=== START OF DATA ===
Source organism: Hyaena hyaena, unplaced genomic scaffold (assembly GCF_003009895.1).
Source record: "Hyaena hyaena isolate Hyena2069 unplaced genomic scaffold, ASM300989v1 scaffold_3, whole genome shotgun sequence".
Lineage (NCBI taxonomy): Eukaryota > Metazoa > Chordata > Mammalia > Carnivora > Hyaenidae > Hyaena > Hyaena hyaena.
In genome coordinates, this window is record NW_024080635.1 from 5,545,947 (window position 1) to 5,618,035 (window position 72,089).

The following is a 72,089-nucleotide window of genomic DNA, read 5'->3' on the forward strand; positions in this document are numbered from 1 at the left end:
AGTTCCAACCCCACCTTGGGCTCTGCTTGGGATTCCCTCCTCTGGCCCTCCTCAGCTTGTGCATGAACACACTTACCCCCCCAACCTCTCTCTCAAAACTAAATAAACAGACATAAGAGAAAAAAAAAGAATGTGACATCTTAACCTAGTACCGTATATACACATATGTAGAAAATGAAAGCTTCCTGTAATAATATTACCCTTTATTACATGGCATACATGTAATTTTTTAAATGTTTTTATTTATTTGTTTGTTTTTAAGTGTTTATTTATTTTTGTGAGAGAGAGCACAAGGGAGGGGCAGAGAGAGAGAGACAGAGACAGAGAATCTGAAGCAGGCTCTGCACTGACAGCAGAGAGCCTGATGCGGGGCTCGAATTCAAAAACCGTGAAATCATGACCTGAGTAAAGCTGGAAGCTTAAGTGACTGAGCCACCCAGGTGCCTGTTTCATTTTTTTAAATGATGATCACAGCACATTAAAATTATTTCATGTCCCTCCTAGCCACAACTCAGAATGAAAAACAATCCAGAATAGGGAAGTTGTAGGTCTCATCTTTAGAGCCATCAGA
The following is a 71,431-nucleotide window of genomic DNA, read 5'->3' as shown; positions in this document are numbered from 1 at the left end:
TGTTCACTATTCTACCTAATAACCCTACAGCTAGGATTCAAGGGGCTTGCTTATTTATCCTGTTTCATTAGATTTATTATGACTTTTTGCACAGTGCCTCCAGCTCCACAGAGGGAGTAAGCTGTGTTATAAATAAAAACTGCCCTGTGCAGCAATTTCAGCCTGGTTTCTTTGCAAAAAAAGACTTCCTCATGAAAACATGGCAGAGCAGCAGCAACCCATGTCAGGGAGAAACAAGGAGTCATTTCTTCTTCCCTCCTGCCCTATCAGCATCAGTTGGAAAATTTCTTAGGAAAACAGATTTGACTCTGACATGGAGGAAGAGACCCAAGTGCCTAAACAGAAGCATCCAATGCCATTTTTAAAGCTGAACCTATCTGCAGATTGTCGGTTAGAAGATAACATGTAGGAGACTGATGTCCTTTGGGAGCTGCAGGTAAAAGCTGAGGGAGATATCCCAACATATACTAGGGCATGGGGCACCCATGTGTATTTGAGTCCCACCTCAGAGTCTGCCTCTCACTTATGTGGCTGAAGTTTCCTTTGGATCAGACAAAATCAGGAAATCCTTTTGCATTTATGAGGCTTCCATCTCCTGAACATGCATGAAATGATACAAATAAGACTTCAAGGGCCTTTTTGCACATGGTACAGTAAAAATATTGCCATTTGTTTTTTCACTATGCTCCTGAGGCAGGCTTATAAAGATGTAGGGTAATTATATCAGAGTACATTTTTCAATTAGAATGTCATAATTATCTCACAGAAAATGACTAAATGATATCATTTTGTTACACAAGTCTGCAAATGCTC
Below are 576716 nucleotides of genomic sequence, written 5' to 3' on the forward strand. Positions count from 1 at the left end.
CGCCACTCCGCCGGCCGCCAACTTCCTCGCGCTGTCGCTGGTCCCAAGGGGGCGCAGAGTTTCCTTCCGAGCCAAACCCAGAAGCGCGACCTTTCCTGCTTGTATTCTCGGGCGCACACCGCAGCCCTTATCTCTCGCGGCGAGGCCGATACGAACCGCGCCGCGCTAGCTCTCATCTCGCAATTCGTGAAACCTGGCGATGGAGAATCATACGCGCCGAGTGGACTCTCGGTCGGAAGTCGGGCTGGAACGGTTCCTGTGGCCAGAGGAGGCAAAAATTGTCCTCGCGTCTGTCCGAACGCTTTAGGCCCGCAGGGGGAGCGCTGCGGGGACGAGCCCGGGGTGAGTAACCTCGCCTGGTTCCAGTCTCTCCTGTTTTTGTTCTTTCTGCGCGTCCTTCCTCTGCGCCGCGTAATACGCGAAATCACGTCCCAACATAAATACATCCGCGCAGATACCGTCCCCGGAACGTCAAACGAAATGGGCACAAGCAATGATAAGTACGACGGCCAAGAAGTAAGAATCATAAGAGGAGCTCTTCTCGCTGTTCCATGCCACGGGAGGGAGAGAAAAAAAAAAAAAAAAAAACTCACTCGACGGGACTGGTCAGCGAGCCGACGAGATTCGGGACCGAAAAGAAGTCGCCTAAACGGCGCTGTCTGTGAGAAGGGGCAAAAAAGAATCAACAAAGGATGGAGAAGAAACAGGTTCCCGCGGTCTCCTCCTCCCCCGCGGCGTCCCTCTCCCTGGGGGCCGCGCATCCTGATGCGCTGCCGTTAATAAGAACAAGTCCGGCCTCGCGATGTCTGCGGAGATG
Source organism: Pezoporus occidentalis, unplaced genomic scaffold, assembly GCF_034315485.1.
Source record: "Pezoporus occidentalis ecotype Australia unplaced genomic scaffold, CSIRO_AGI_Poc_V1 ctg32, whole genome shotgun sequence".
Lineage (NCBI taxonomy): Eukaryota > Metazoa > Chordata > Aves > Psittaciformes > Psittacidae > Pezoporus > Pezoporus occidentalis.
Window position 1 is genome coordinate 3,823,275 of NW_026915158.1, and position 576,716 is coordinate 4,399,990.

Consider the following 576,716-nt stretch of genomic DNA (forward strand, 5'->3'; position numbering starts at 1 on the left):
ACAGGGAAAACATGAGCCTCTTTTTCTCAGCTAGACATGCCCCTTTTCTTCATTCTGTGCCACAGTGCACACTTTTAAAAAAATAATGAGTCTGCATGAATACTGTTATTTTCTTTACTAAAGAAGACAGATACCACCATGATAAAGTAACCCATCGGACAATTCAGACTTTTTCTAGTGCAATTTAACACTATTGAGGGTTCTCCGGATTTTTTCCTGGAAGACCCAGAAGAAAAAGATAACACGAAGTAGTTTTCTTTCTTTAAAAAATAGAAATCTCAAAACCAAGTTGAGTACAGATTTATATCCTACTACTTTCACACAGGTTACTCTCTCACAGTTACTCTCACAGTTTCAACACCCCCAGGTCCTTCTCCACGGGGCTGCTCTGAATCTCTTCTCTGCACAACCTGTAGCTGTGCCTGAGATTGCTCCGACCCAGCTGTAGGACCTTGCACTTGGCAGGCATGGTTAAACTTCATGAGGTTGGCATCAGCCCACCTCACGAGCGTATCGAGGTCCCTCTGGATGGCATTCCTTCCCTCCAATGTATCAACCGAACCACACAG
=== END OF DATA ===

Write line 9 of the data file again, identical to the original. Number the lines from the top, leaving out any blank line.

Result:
Below are 576716 nucleotides of genomic sequence, written 5' to 3' on the forward strand. Positions count from 1 at the left end.